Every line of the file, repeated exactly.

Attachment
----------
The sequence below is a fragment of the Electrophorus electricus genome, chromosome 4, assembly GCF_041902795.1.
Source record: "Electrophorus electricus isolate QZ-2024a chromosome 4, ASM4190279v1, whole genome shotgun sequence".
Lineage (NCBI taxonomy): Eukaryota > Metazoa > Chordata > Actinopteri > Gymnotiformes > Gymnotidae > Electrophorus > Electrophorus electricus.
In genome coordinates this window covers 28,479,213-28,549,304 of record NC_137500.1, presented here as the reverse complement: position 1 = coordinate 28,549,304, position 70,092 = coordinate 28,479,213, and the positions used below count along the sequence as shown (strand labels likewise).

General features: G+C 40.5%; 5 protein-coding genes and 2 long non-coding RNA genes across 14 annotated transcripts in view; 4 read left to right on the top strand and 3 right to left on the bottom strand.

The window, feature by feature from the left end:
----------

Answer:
The sequence below is a fragment of the Electrophorus electricus genome, chromosome 4, assembly GCF_041902795.1.
Source record: "Electrophorus electricus isolate QZ-2024a chromosome 4, ASM4190279v1, whole genome shotgun sequence".
Lineage (NCBI taxonomy): Eukaryota > Metazoa > Chordata > Actinopteri > Gymnotiformes > Gymnotidae > Electrophorus > Electrophorus electricus.
In genome coordinates this window covers 28,479,213-28,549,304 of record NC_137500.1, presented here as the reverse complement: position 1 = coordinate 28,549,304, position 70,092 = coordinate 28,479,213, and the positions used below count along the sequence as shown (strand labels likewise).

General features: G+C 40.5%; 5 protein-coding genes and 2 long non-coding RNA genes across 14 annotated transcripts in view; 4 read left to right on the top strand and 3 right to left on the bottom strand.

The window, feature by feature from the left end: